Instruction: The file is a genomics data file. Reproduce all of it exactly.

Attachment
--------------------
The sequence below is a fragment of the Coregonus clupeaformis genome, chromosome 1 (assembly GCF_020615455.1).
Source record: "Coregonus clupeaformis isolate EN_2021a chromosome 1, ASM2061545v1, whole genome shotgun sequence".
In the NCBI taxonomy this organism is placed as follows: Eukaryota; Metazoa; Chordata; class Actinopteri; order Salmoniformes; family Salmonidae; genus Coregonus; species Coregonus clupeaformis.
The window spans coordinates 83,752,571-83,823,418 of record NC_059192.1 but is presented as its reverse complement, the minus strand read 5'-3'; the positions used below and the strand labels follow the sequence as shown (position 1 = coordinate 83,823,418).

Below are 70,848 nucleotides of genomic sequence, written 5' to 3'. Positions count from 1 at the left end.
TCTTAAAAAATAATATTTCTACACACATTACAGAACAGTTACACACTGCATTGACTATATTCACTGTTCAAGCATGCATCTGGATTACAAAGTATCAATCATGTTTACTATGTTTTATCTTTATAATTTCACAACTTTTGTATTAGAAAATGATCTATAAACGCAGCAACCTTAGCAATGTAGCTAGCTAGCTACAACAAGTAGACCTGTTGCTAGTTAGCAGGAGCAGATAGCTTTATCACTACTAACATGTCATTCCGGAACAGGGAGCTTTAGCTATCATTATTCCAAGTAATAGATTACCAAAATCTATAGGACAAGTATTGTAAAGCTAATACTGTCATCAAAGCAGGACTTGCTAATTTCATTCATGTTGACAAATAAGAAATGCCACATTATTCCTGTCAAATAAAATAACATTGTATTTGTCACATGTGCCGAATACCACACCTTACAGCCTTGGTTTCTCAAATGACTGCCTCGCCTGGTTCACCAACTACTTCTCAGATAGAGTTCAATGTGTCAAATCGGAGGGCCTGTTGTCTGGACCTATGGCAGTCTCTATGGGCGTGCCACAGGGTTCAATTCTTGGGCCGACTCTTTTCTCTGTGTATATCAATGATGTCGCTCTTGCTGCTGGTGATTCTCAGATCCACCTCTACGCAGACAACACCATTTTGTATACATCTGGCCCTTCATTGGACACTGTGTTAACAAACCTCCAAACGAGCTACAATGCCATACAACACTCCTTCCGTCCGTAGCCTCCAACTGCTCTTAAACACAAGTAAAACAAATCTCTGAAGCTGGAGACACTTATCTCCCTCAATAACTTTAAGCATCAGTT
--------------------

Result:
The sequence below is a fragment of the Coregonus clupeaformis genome, chromosome 1 (assembly GCF_020615455.1).
Source record: "Coregonus clupeaformis isolate EN_2021a chromosome 1, ASM2061545v1, whole genome shotgun sequence".
In the NCBI taxonomy this organism is placed as follows: Eukaryota; Metazoa; Chordata; class Actinopteri; order Salmoniformes; family Salmonidae; genus Coregonus; species Coregonus clupeaformis.
The window spans coordinates 83,752,571-83,823,418 of record NC_059192.1 but is presented as its reverse complement, the minus strand read 5'-3'; the positions used below and the strand labels follow the sequence as shown (position 1 = coordinate 83,823,418).

Below are 70,848 nucleotides of genomic sequence, written 5' to 3'. Positions count from 1 at the left end.
TCTTAAAAAATAATATTTCTACACACATTACAGAACAGTTACACACTGCATTGACTATATTCACTGTTCAAGCATGCATCTGGATTACAAAGTATCAATCATGTTTACTATGTTTTATCTTTATAATTTCACAACTTTTGTATTAGAAAATGATCTATAAACGCAGCAACCTTAGCAATGTAGCTAGCTAGCTACAACAAGTAGACCTGTTGCTAGTTAGCAGGAGCAGATAGCTTTATCACTACTAACATGTCATTCCGGAACAGGGAGCTTTAGCTATCATTATTCCAAGTAATAGATTACCAAAATCTATAGGACAAGTATTGTAAAGCTAATACTGTCATCAAAGCAGGACTTGCTAATTTCATTCATGTTGACAAATAAGAAATGCCACATTATTCCTGTCAAATAAAATAACATTGTATTTGTCACATGTGCCGAATACCACACCTTACAGCCTTGGTTTCTCAAATGACTGCCTCGCCTGGTTCACCAACTACTTCTCAGATAGAGTTCAATGTGTCAAATCGGAGGGCCTGTTGTCTGGACCTATGGCAGTCTCTATGGGCGTGCCACAGGGTTCAATTCTTGGGCCGACTCTTTTCTCTGTGTATATCAATGATGTCGCTCTTGCTGCTGGTGATTCTCAGATCCACCTCTACGCAGACAACACCATTTTGTATACATCTGGCCCTTCATTGGACACTGTGTTAACAAACCTCCAAACGAGCTACAATGCCATACAACACTCCTTCCGTCCGTAGCCTCCAACTGCTCTTAAACACAAGTAAAACAAATCTCTGAAGCTGGAGACACTTATCTCCCTCAATAACTTTAAGCATCAGTT